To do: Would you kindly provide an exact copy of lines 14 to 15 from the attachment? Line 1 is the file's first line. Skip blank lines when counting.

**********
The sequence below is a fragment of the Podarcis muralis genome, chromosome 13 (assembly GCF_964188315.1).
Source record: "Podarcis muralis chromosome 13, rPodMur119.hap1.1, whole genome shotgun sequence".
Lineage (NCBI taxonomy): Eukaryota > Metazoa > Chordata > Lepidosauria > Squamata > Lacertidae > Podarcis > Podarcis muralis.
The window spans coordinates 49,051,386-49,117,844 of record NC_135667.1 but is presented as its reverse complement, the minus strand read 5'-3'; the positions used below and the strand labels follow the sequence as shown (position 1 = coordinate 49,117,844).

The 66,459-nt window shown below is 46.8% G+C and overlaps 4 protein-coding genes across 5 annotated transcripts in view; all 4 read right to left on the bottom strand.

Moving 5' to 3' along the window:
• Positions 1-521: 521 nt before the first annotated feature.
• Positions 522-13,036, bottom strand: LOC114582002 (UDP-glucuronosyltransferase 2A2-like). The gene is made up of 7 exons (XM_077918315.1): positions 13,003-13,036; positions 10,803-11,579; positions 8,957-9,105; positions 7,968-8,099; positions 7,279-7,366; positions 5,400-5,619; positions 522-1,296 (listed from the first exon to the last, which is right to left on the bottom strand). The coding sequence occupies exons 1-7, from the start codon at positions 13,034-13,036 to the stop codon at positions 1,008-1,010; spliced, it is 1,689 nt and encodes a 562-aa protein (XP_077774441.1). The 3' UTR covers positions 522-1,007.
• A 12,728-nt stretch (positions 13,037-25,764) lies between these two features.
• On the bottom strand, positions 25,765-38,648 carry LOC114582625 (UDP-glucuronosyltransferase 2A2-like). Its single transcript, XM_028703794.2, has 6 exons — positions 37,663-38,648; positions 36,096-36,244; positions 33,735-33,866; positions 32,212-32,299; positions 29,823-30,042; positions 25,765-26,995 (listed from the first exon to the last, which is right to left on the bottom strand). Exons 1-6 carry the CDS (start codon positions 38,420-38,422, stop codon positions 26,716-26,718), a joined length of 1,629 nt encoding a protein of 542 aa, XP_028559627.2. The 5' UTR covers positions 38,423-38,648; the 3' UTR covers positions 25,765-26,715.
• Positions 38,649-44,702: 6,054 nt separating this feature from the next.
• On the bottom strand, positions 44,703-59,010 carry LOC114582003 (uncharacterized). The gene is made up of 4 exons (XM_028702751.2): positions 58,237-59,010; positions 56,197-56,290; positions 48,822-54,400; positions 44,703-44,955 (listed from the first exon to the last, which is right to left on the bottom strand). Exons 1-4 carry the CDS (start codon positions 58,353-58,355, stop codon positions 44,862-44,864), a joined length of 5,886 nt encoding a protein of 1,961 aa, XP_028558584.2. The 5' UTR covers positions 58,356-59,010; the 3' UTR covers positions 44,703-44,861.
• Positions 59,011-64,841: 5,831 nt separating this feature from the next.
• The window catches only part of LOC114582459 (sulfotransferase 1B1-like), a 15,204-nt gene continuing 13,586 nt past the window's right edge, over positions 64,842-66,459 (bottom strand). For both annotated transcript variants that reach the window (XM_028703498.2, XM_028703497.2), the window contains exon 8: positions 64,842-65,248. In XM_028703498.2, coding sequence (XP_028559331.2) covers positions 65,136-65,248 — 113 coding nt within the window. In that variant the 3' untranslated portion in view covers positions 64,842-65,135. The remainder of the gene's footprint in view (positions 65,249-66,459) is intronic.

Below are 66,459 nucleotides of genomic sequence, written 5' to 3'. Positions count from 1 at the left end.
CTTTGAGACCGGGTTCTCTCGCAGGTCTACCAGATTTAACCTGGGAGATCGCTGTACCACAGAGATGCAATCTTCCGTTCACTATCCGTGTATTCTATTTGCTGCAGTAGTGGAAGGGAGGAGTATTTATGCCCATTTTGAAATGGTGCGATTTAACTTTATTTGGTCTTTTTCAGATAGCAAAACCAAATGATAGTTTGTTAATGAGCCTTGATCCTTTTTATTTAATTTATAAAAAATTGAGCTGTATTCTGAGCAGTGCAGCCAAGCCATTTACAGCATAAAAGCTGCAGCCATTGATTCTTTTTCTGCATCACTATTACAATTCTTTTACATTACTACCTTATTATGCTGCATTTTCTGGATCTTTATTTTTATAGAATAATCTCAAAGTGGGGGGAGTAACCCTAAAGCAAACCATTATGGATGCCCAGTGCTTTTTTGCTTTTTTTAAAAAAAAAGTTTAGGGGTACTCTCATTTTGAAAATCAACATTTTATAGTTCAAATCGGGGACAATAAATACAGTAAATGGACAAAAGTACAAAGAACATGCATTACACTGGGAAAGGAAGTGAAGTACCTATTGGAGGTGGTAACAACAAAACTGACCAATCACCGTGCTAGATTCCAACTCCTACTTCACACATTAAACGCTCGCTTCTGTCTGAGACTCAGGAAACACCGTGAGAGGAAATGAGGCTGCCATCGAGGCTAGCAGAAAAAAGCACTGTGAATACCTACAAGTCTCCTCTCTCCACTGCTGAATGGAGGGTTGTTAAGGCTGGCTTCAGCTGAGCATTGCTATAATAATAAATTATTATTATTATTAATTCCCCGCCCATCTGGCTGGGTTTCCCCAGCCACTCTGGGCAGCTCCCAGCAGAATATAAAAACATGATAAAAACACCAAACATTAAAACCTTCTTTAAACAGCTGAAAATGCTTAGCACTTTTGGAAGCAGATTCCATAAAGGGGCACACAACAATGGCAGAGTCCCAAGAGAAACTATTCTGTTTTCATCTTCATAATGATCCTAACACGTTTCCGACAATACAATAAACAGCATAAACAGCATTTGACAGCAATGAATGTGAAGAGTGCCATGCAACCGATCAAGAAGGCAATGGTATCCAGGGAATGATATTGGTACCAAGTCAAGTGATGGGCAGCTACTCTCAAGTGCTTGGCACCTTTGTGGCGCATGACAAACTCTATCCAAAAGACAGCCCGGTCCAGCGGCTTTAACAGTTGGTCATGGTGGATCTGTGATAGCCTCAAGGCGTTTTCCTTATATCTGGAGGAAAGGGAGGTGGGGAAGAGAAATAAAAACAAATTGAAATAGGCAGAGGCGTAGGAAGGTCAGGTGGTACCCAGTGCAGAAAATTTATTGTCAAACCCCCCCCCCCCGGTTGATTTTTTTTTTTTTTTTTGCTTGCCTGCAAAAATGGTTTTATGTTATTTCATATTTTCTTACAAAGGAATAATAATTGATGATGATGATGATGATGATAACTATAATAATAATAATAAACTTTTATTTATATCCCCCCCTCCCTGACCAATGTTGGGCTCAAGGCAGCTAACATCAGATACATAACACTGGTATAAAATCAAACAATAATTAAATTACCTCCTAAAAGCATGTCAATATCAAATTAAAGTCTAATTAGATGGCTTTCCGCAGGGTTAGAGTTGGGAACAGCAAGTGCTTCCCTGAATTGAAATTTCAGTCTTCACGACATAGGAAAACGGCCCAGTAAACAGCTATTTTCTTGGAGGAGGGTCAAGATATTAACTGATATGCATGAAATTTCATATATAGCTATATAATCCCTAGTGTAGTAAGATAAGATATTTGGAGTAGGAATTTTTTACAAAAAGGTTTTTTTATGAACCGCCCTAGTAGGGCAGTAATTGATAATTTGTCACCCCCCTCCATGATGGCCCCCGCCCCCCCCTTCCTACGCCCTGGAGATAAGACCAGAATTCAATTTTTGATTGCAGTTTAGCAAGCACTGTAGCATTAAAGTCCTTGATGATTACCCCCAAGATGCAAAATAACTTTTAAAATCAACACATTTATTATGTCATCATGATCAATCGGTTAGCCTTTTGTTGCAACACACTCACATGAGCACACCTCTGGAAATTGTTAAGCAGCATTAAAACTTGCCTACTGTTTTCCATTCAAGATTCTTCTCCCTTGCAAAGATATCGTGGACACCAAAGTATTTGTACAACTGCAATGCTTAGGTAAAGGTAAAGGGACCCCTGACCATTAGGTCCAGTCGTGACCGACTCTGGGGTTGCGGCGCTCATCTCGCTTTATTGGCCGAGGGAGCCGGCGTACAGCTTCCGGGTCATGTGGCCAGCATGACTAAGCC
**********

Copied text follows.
• The window catches only part of LOC114582459 (sulfotransferase 1B1-like), a 15,204-nt gene continuing 13,586 nt past the window's right edge, over positions 64,842-66,459 (bottom strand). For both annotated transcript variants that reach the window (XM_028703498.2, XM_028703497.2), the window contains exon 8: positions 64,842-65,248. In XM_028703498.2, coding sequence (XP_028559331.2) covers positions 65,136-65,248 — 113 coding nt within the window. In that variant the 3' untranslated portion in view covers positions 64,842-65,135. The remainder of the gene's footprint in view (positions 65,249-66,459) is intronic.

Below are 66,459 nucleotides of genomic sequence, written 5' to 3'. Positions count from 1 at the left end.